The difference between the two parties is that there is a depth of moral commitment among Democratic leaders that is lacking among their Republican colleagues. The average Democratic activist will fight and die for nationalized health care, the "right" to abortion, and most of them now will spill blood over the "right" of gays to marry. Although Republicans will argue the economic feasibility of the nationalized health care, when asked about the right to life or traditional marriage you get qualifications a mile long.

Democrats go into battle with the intention to come back with their shield or on it. Republicans too often go into battle with their tails between their legs.

This was evidenced repeatedly throughout the campaign. While spokesmen for the Obama campaign championed the "pro-choice" position unapologetically, whenever a Romney spokesman was asked about the careless remarks of Todd Akin or Richard Mourdock—or on Romney's position on Roe v. Wade, they went into prevent defense. They dissimulated on the issue itself and gave all the reasons why Romney's stated position on abortion wouldn't make any practical difference. The "practical" result of this, of course, is that people begin to doubt your sincerity and question the depth of your convictions.

The obvious response on the abortion issue would have been to shoot right back and attack Obama's history of supporting partial birth abortion, a procedure in which a full-term baby is partially delivered and then, through an incision in the back of the head, has its brains sucked out. This is an easy and effective response for a person even moderately competent in basic moral discourse, but for the soulless Republican political operatives now deployed to defend their candidates, it is a form of articulation foreign to them.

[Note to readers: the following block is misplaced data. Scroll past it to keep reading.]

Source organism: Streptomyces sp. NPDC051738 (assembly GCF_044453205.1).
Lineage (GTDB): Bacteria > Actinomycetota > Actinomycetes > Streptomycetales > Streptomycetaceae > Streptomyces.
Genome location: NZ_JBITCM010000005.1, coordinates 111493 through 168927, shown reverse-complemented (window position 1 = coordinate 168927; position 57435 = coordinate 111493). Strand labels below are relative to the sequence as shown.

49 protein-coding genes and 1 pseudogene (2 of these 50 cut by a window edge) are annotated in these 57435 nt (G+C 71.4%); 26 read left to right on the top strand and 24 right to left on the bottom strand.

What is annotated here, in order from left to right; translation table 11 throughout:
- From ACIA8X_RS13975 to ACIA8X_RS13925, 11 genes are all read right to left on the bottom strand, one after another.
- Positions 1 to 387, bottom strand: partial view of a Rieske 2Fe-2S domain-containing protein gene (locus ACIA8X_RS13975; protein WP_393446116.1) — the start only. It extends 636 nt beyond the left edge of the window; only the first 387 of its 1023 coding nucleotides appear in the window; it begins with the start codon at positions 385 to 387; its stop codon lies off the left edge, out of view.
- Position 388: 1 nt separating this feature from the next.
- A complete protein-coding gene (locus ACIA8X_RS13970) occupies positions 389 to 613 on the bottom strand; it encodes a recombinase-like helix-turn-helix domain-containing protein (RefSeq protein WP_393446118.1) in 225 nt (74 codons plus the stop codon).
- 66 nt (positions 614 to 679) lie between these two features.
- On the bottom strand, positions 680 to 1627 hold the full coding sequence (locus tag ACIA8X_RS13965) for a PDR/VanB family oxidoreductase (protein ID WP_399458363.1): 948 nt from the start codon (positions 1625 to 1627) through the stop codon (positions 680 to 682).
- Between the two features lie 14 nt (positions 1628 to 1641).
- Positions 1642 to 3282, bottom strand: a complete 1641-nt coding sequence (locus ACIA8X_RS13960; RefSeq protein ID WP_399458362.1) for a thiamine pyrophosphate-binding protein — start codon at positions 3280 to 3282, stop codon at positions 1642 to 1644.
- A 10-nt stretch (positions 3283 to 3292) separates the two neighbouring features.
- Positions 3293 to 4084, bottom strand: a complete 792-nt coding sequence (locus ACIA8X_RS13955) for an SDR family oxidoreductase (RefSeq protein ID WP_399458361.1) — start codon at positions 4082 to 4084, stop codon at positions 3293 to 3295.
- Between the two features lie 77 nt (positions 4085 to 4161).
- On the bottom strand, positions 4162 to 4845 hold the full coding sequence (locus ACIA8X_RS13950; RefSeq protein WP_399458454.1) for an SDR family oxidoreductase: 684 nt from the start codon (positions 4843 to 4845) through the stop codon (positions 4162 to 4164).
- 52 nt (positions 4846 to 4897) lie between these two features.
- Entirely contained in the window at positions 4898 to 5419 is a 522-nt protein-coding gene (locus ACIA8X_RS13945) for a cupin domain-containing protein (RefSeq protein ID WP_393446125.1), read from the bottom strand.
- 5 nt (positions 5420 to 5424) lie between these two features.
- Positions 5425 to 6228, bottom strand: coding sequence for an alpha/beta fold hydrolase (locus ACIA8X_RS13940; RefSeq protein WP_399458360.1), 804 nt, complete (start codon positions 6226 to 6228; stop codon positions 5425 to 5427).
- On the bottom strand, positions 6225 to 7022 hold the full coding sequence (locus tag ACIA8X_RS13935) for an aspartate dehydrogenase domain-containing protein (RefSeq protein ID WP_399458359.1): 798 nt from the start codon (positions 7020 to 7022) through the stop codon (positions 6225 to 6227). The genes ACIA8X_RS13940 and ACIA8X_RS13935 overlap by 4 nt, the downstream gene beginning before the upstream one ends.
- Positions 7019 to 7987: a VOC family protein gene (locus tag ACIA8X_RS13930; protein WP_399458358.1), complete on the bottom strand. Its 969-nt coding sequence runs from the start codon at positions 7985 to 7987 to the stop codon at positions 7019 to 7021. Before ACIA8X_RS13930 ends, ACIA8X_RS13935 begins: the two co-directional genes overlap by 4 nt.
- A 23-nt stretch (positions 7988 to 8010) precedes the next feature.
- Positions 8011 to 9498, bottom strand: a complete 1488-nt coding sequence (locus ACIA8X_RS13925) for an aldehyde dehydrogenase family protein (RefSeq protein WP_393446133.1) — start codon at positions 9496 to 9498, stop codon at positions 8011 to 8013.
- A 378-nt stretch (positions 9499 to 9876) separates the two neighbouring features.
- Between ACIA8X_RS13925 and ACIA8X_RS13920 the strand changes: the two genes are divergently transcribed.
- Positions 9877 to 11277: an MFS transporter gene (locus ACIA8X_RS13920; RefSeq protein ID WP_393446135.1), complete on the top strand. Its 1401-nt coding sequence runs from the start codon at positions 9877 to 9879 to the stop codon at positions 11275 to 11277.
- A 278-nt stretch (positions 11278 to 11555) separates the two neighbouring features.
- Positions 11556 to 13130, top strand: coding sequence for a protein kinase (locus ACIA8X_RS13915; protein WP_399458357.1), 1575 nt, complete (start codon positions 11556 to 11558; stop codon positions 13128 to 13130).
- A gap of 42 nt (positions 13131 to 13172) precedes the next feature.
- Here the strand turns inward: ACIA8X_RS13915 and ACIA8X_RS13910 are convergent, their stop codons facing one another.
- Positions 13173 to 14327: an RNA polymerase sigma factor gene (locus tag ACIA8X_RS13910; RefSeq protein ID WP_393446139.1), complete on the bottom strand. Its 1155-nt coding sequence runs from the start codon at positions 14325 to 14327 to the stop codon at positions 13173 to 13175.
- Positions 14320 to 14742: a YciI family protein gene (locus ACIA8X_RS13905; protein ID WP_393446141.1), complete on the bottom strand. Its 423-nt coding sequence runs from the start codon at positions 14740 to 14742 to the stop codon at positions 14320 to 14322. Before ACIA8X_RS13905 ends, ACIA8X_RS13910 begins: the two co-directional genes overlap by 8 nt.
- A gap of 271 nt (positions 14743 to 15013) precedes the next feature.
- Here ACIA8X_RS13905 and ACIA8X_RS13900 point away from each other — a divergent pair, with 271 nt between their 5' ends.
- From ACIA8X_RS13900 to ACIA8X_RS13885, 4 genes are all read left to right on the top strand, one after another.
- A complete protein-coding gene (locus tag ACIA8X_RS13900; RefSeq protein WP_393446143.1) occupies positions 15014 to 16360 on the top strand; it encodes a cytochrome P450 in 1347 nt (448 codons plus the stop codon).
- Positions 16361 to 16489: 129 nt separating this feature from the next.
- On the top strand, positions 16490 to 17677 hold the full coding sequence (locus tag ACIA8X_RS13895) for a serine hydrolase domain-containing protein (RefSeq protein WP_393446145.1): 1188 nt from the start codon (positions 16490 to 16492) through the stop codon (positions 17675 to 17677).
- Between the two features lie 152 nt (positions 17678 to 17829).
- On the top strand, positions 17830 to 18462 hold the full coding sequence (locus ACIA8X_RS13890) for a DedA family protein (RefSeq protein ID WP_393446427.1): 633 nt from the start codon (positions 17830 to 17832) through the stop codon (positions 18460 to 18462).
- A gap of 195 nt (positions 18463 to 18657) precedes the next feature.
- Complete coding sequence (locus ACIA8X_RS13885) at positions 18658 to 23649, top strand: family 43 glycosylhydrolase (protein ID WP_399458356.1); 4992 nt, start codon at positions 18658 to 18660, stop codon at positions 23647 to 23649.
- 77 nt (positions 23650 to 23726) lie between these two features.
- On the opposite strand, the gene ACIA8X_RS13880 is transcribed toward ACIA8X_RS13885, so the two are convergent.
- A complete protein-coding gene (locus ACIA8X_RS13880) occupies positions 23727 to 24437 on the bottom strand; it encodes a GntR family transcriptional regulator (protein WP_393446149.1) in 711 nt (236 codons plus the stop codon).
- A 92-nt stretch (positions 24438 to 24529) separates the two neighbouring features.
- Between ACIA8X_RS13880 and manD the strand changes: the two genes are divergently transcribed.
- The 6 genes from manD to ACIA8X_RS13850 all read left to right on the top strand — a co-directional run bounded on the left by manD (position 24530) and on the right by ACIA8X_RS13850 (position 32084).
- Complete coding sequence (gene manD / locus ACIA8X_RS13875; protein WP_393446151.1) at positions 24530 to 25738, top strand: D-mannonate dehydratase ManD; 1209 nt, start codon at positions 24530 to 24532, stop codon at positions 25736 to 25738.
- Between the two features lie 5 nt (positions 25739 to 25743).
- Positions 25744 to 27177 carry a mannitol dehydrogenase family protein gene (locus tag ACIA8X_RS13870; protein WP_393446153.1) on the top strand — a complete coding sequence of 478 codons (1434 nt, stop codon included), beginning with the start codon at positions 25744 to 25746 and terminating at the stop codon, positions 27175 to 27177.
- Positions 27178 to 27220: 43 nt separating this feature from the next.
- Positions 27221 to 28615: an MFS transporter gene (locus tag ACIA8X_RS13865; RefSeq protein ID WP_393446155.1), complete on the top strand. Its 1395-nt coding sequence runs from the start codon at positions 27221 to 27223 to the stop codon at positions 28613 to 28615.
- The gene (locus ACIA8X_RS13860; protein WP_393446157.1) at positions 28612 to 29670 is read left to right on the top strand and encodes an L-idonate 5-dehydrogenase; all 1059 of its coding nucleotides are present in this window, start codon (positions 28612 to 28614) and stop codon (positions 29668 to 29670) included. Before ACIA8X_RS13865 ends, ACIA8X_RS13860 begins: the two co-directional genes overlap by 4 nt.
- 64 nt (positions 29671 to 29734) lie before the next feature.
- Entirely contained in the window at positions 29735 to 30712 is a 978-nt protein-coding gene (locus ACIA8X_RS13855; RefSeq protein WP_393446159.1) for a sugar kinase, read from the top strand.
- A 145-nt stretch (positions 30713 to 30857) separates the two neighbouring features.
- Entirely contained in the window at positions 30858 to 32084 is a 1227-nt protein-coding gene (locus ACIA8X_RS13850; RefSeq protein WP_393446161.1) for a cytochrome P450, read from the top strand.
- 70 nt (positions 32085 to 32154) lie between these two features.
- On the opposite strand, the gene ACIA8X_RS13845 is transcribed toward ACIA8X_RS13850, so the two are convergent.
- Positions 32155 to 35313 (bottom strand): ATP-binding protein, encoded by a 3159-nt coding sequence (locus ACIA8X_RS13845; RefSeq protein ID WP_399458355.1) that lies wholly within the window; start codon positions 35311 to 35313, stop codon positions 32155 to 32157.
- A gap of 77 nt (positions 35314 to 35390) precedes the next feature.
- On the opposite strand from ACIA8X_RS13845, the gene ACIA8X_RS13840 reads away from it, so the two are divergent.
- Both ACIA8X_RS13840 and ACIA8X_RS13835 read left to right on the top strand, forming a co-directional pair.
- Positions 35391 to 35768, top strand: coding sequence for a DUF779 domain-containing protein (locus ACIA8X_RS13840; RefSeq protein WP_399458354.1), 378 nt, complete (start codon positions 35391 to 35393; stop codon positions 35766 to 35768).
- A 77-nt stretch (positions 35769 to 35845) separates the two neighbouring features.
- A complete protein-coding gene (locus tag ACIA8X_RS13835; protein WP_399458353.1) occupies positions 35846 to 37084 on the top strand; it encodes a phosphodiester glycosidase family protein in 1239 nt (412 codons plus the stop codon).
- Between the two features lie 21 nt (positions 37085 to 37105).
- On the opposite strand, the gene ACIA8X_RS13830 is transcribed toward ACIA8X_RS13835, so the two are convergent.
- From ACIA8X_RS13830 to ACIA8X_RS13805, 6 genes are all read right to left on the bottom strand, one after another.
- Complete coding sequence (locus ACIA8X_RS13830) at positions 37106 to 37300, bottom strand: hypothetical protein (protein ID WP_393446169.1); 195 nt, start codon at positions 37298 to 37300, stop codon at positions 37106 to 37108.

Republicans have lost their moral voice. They have tried to occupy what they perceive to be the high ground of abstract economic competency, only to cede the much higher moral ground to their liberal adversaries. They have abandoned what Richard Weaver once called the "Office of Assertion," and have settled into the Seat of Sophistry.

Republicans either need to stand for what they claim to believe in or admit they don't believe in what they claim to stand for—things like the sanctity of life, the integrity of marriage, and larger moral well-being of Americans.